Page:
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Town seeks developers for RES site

By Gabriel Blodgett | Aug 13, 2019
Photo by: Gabriel Blodgett Rockport has finalized a Request for Qualifications for developers, seeking their ideas and visions for the former RES site.

Rockport — At its Aug. 12 meeting, the Rockport Select Board voted to approve a Request for Qualifications seeking developers' ideas and visions for the former Rockport Elementary School site. The board also voted to approve the composition of an official RES Redevelopment Committee.

The RFQ, which is available on the town website, states that the town is “looking to partner with a developer in order to create a public-private partnership while developing a prime piece of Town-owned real estate.”

Both the RFQ and the committee composition were proposed by the ad-hoc RES Committee, which was comprised of Select Board members Debra Hall and Doug Cole, as well as town planner Bill Najpauer and administrative assistant for assessing, planning and codes Hannah Sisk. That committee met several times in 2018 and 2019 and held a workshop for residents in May 2019 to “obtain information and input.”

Cole said a large part of the committee’s work “has been a synthesis of going back over the last 10 years to see what [residents] would like to see at the site.”

The RFQ includes four Principles of Development, including that the project must “make a significant contribution to Rockport’s tax base ... be aesthetically pleasing and attractive,” maintain accessible "greenspac"' for all residents, and include the town as “an active partner in the development of the property.”

The document includes a list of potential elements residents are interested in, including a recreation area accessible for all ages, mixed use of commercial/residential housing, a market space to support local farmers/artisans/craftspeople, a makerspace, eldercare/daycare/pet care, and walking paths and connections to existing trails, among several other ideas.

The document goes on to state that “although open to design proposals, the Town envisions a minimum of 20 percent to be used for open green space and the remainder to be balanced between mixed use retail/professional space and housing.”

The town also plans to “transfer all or some of the parcel to the developer upon the acceptance of the design proposal.”

At the Select Board meeting, resident David Cockey voiced concerns over several aspects of the document. He called the first principle, which calls for an increase to the town’s tax base “rather restrictive,” and suggested it be changed to reflect an option for broader contribution, which he said would not preclude tax benefit.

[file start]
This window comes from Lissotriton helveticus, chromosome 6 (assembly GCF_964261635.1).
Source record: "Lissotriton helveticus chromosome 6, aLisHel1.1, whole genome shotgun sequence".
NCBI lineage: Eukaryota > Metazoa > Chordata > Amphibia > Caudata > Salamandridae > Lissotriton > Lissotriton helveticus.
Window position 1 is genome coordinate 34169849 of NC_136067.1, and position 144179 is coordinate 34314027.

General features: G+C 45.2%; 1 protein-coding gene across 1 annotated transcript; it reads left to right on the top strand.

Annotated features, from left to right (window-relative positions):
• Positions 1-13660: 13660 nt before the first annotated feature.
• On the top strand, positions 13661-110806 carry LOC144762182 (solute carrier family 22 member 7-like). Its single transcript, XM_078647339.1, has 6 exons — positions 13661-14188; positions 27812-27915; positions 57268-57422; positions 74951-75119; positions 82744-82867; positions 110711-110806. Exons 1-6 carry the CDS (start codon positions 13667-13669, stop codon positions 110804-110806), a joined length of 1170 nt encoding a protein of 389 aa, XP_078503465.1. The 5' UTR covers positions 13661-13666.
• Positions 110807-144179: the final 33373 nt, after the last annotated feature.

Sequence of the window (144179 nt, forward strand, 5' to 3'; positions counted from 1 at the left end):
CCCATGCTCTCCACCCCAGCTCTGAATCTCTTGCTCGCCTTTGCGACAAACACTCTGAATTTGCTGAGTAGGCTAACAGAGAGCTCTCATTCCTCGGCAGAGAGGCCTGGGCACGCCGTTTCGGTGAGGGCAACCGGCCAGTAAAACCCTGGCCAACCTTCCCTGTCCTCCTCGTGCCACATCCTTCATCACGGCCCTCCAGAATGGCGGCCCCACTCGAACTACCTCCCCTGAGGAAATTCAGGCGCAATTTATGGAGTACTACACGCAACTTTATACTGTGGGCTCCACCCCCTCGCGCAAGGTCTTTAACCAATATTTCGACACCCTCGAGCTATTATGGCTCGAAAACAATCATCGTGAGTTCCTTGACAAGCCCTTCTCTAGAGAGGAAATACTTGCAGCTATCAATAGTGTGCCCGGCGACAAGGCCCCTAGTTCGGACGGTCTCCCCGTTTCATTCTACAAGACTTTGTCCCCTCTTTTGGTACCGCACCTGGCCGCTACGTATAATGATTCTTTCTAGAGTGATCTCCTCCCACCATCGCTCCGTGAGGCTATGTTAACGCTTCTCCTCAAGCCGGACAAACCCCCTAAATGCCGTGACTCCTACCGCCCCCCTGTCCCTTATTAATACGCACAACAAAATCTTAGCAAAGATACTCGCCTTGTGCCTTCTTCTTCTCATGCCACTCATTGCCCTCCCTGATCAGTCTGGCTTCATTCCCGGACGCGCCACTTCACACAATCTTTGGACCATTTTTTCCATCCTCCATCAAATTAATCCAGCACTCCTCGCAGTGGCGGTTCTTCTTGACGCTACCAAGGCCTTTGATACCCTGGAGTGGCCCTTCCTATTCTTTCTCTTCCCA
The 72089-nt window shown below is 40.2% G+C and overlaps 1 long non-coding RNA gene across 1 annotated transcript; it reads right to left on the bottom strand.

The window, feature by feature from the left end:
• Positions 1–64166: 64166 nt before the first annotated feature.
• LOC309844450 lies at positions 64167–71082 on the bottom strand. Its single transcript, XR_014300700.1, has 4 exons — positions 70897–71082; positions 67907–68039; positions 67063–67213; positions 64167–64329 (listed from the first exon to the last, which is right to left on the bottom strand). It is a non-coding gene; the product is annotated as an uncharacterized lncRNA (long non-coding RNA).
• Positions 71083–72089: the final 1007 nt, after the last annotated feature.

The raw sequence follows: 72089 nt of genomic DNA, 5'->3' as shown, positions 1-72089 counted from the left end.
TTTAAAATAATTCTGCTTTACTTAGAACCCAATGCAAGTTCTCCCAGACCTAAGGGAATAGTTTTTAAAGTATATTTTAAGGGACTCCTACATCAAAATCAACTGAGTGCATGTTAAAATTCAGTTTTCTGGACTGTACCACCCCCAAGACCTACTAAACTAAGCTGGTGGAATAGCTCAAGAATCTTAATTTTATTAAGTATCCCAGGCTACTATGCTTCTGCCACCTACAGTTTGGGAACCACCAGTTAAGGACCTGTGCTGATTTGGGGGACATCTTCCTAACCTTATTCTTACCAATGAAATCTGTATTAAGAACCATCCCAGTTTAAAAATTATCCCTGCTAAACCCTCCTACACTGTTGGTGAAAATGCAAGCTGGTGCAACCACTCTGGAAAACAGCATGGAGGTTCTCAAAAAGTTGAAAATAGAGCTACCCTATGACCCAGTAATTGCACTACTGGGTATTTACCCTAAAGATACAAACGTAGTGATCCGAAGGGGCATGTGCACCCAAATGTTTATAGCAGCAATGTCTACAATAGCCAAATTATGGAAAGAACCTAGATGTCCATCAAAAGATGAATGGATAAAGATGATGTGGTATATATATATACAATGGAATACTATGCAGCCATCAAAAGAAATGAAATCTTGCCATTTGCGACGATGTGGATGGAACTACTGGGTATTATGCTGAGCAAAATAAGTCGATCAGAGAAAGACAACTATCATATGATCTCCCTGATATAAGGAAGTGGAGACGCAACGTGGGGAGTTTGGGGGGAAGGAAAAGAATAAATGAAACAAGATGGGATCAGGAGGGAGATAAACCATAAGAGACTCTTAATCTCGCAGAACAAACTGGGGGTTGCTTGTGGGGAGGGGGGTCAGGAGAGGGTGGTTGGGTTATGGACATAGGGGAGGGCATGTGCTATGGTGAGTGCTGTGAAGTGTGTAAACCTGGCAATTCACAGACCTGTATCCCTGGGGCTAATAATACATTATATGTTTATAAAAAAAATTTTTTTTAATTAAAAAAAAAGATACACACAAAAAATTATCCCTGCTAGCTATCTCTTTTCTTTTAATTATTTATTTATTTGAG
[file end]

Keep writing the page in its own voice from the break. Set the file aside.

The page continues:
With regard to ownership and the plan to transfer all or part of the parcel to the developer, he asked the board “Is that really what you want to do? Accept their design and hand it over?”

Najpauer said the ad-hoc committee had spoken at length about protections for the town, including the possibility of clawback provisions to ensure that the developer would proceed in accordance with the town’s wishes and the eventual contract.

While some members of the board were receptive to Cockey’s comments, the RFQ, which was finalized by the ad-hoc committee at an Aug. 5 meeting, was approved unanimously as drafted.

Following another unanimous vote, the town is seeking four residents to join the RES Redevelopment Committee. Three of the members will have experience and skill sets in finance, real estate or development, while the fourth position was added for a member of the neighborhood at the impassioned request of Janet Hall, who lives next to the property.

“I’m not naive,” she said. “I live next to an undeveloped piece of property … but consider putting someone from the neighborhood on, because we care a lot.”

The remainder of the committee seats will be filled by the town manager, town planner, finance director, and two Select Board members. It will also include one member each from the Parks and Beautification Committee and the Recreation Committee.

Applications for the Redevelopment Committee will be available on the town website or at the Town Office.

The 7.67-acre parcel is in the 906 Modified Mixed Business/Residential zoning district, which the RFQ states is to “encourage commercial growth and residential uses that create a village atmosphere.” The zoning allows residential, commercial and recreation uses.

The RFQ lists three-phase power, sewer, high-speed internet, access to town planning and design assistance, timely permitting, location in a TIF district, assistance with grants, and opportunities to designate the site as an overlay district as parcel amenities and incentives.

The evaluation criteria that the newly formed committee will use to select a developer includes the “participant’s credentials, history of timely completion of projects, proven ability to work effectively with the community and public agencies, and creativity and vision for the RES site.”

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